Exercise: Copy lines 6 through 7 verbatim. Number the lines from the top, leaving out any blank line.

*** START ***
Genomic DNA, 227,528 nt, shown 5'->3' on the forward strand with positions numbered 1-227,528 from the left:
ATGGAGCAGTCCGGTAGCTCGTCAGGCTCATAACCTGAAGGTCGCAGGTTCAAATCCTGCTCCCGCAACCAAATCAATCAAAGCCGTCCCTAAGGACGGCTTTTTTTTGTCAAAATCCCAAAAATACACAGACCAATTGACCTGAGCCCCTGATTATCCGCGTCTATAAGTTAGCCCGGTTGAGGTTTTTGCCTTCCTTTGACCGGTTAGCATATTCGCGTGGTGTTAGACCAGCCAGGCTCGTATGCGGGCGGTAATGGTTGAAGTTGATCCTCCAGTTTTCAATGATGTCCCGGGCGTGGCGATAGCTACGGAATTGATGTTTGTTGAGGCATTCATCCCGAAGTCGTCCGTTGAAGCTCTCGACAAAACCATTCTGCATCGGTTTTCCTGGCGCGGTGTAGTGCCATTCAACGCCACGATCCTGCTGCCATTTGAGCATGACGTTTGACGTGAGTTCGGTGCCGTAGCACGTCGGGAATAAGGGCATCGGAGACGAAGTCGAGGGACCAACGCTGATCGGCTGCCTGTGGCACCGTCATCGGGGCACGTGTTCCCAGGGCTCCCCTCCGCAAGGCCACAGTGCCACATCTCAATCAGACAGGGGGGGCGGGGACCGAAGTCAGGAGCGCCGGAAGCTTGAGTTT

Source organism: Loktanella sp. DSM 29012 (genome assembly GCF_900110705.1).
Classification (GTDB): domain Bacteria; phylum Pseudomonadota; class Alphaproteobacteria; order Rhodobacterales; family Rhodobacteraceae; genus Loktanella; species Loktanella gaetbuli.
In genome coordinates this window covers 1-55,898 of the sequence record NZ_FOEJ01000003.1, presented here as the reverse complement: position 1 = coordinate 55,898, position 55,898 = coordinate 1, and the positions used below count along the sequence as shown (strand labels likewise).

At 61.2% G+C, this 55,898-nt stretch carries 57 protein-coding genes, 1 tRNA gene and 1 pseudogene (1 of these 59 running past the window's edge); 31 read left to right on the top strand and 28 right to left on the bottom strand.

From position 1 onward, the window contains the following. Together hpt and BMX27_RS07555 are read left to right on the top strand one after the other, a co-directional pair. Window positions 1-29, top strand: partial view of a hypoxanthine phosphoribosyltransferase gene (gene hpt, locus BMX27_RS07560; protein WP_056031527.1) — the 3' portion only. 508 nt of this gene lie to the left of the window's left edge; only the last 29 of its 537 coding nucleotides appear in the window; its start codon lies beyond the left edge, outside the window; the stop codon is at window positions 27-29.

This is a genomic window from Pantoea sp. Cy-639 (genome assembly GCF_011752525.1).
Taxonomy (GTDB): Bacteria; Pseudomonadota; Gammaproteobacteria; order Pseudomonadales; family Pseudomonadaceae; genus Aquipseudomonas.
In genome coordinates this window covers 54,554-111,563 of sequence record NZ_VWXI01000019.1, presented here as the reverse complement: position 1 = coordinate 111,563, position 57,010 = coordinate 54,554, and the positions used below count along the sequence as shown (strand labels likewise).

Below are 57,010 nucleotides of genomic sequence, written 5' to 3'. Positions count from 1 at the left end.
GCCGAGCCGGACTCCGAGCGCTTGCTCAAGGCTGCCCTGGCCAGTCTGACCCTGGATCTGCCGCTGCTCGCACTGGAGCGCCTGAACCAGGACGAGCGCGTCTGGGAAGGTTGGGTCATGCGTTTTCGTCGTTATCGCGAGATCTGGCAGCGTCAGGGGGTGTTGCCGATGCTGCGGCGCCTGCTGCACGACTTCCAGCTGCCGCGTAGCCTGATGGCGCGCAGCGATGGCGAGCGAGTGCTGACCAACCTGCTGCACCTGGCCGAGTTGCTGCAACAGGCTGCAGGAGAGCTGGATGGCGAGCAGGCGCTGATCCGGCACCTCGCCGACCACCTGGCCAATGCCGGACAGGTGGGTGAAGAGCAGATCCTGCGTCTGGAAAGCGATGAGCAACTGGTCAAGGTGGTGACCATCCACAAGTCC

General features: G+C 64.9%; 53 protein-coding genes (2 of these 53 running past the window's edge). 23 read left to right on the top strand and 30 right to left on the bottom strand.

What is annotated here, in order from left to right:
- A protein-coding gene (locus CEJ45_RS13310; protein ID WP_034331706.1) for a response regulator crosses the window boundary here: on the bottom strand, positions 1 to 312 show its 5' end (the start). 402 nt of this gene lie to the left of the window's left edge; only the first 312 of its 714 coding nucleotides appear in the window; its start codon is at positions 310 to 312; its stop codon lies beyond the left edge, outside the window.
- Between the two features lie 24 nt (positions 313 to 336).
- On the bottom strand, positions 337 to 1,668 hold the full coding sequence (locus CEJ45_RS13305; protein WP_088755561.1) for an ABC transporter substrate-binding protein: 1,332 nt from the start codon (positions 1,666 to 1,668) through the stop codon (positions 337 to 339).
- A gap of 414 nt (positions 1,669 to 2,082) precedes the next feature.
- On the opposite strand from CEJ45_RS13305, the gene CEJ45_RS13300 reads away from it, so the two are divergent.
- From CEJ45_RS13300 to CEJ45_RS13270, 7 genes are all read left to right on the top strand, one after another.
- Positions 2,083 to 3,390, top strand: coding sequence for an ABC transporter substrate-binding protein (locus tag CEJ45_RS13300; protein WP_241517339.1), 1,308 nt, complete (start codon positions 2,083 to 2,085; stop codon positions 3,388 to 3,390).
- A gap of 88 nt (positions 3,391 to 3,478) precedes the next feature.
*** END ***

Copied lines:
At 61.2% G+C, this 55,898-nt stretch carries 57 protein-coding genes, 1 tRNA gene and 1 pseudogene (1 of these 59 running past the window's edge); 31 read left to right on the top strand and 28 right to left on the bottom strand.

From position 1 onward, the window contains the following. Together hpt and BMX27_RS07555 are read left to right on the top strand one after the other, a co-directional pair. Window positions 1-29, top strand: partial view of a hypoxanthine phosphoribosyltransferase gene (gene hpt, locus BMX27_RS07560; protein WP_056031527.1) — the 3' portion only. 508 nt of this gene lie to the left of the window's left edge; only the last 29 of its 537 coding nucleotides appear in the window; its start codon lies beyond the left edge, outside the window; the stop codon is at window positions 27-29.